Harrowing footage shows NHS hospital staff forced to choose between covid-19 patients ‘dying at dramatic speed’


The seriousness of the covid-19 disease overwhelming NHS workers in UK, is running out of control with an alarming death rate beyond what they could cope with.

The Sun news reports that staff at University College Hospital in London said they are being forced to choose between patients as a growing number of young people enter intensive care fighting for life. 

Scores of patients are losing their lives 'at dramatic speed' in the intensive care unit as nurses are forced to prioritise care.

Meanwhile, patients have spoken of their trauma on the ward.

One patient, Attila Karayel, 67, said: "It knocked me out. I didn't think I would make it.

"There is no oxygen around. It's very frightening."

Deputy sister at University College Hospital Ashleigh Shillingford told the BBC: "We are so strecthed we have to prioritise, and prioritising care is not the NHS I grew up in. We shouldn’t have to choose what patient gets what care first.

"People are asking for your help and you don’t know who to help first. The patients are losing their lives at a dramatic speed. We are not just getting older people. This is young people that we are getting, people my age."

London hospitals have seen covid patients double in two weeks, and University College Hospital is now transforming operating theatre’s and children’s units into intensive care units to deal with the demand.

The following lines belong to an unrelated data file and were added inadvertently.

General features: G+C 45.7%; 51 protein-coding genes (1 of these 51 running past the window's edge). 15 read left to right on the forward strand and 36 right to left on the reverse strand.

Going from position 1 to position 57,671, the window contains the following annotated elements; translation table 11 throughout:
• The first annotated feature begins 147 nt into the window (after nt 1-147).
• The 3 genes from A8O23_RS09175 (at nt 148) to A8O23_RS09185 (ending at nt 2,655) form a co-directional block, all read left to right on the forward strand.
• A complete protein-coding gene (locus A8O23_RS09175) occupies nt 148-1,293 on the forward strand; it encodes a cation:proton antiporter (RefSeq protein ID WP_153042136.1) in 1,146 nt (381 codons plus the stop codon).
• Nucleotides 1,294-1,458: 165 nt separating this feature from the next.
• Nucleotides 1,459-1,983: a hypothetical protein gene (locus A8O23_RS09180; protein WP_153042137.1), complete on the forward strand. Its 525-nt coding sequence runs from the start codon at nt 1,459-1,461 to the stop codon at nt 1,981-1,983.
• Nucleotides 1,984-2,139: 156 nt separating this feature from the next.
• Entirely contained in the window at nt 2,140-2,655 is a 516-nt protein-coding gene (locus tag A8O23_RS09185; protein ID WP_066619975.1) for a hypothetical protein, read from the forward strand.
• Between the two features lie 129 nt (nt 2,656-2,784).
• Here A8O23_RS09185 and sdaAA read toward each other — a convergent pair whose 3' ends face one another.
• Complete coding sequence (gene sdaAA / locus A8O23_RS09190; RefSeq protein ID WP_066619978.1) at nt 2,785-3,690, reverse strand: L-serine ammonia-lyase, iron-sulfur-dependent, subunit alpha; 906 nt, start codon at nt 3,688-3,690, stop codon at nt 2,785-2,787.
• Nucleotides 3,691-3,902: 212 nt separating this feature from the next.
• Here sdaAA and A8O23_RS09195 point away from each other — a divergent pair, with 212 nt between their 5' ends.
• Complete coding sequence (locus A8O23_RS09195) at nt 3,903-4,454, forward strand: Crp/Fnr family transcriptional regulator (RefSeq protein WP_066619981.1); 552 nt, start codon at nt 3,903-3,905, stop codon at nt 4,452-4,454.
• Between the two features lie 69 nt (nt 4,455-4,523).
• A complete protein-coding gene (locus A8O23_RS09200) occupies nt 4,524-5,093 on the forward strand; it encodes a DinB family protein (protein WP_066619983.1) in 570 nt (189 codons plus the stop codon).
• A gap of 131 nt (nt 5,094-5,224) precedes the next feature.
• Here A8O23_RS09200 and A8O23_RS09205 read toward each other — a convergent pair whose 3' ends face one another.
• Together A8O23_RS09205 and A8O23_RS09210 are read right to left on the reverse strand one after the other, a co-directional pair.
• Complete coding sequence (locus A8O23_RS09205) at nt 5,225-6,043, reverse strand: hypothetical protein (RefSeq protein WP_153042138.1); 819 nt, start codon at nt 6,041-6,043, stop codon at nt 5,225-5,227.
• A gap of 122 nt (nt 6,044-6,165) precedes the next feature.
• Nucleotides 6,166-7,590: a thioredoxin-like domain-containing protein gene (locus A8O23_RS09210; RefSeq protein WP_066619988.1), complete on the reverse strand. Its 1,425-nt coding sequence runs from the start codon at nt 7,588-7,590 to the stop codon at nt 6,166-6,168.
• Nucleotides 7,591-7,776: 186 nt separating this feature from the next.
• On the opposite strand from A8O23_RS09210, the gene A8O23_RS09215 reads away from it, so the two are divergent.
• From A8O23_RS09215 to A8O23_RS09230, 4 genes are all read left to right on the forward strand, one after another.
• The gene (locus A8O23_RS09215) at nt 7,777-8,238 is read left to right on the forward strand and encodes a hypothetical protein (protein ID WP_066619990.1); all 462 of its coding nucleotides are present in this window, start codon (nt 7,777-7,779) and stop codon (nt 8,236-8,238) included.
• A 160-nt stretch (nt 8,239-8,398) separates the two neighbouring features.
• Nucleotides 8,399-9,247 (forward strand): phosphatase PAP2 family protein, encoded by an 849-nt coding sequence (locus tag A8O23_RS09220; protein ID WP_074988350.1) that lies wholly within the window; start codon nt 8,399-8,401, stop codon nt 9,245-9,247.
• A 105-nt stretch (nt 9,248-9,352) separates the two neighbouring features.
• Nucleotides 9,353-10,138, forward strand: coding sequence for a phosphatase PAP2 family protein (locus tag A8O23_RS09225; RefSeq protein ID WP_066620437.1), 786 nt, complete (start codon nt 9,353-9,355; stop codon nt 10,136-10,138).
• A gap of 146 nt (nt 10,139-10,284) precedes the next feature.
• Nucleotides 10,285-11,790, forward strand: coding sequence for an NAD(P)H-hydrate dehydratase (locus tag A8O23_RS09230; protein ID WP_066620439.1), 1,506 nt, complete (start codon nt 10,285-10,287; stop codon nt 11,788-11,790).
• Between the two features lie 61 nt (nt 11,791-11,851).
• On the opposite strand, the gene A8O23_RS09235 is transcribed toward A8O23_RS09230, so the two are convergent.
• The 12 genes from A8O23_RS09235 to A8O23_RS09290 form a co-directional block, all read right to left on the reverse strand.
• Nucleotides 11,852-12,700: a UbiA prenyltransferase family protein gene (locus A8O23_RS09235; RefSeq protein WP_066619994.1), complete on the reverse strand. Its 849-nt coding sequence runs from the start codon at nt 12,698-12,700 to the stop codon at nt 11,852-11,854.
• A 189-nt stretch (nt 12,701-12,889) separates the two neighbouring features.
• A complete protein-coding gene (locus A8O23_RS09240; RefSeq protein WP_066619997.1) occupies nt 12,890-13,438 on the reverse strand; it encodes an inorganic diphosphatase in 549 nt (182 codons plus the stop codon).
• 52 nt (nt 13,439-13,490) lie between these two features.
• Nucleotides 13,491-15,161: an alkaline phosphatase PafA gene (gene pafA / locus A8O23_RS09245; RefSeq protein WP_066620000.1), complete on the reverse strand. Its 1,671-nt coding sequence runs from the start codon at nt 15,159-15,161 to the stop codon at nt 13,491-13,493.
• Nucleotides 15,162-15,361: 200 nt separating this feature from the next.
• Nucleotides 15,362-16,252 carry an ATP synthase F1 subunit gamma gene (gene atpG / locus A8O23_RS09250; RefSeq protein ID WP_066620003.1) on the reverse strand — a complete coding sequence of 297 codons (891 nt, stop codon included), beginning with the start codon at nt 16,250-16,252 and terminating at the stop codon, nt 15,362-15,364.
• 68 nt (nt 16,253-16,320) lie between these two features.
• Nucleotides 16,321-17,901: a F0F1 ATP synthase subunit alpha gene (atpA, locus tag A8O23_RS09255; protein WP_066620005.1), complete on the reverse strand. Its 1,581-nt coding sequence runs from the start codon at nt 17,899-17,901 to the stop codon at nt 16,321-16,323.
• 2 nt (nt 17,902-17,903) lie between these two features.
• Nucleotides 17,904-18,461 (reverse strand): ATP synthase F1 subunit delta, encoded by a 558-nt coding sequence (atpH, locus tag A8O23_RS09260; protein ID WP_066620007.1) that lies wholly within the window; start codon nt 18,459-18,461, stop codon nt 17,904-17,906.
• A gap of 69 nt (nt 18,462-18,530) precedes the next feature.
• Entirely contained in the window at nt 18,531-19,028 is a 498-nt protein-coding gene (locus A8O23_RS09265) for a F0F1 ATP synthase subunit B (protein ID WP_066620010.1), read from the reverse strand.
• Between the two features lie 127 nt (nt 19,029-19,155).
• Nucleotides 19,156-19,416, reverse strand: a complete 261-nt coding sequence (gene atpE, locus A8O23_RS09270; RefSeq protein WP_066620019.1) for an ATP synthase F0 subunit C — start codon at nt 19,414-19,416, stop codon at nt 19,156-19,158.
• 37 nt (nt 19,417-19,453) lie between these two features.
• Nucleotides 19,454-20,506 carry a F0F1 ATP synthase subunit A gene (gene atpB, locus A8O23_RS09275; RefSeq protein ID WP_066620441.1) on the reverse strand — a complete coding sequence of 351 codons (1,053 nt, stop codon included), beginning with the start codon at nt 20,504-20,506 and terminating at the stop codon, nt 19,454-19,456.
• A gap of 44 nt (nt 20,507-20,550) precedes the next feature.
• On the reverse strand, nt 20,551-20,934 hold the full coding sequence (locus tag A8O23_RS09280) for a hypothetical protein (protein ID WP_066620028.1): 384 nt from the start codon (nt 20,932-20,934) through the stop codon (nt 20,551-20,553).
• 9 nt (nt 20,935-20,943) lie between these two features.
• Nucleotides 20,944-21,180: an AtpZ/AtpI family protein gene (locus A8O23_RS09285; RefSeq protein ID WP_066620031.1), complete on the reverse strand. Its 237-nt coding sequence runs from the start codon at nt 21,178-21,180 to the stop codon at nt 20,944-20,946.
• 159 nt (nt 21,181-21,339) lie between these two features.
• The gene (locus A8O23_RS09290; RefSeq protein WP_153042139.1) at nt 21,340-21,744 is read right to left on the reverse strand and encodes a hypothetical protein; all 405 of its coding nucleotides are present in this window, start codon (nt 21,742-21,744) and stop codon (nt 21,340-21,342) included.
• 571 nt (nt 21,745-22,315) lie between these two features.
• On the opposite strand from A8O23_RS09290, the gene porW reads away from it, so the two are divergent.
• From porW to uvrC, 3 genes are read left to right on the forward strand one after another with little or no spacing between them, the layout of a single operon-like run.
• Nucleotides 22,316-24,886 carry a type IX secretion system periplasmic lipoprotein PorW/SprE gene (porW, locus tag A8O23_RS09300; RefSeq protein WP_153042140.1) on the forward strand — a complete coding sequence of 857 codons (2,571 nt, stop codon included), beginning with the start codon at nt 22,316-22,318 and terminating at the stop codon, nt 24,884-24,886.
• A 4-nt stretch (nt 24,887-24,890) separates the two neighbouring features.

Three pregnant women are currently in intensive care at the Covid-stricken hospital. 

Rachel Arfin, who is five weeks before her due date, said in a heartbreaking interview: "Every mother puts her child before herself."

"They can’t do anything that wil harm the baby. They look after my baby so well. All the time, coming and checking, monitoring the baby’s happy.

"They are looking after two people. They are saving lives."

Intensive care nursing is highly specialised with nurses usually offering one to one care. But now nurses are responsible for three to five patients and have been seen crying regularly.

Consultant Dr Jim Down said: "We have got plans that we can expand for another week at this rate but after that we really need to see it slow down, or we are going to see the care that we deliver suffer.

"We will be running so thin on staff that we phsyically couldn’t look after critically ill patients."

Dr Alice Carter, a consultant, sent her two children aged five and seven to live with their grandparents in Scotland for the first lockdown.

She said: "We were not sure how we would manage. I had my five-year-old in tears last night at the thought of another lockdown because she thought that meant I was sending her away again.

"It’s not uncomon at the moment that I come into work to find nurses crying. The physical and mental load is huge. I’m really worried that we are going to break a lot of nurses and doctors too."

Another healthcare worker told the BBC: "I’m emotionally all over the place. Scared, sad, petrified, worried."

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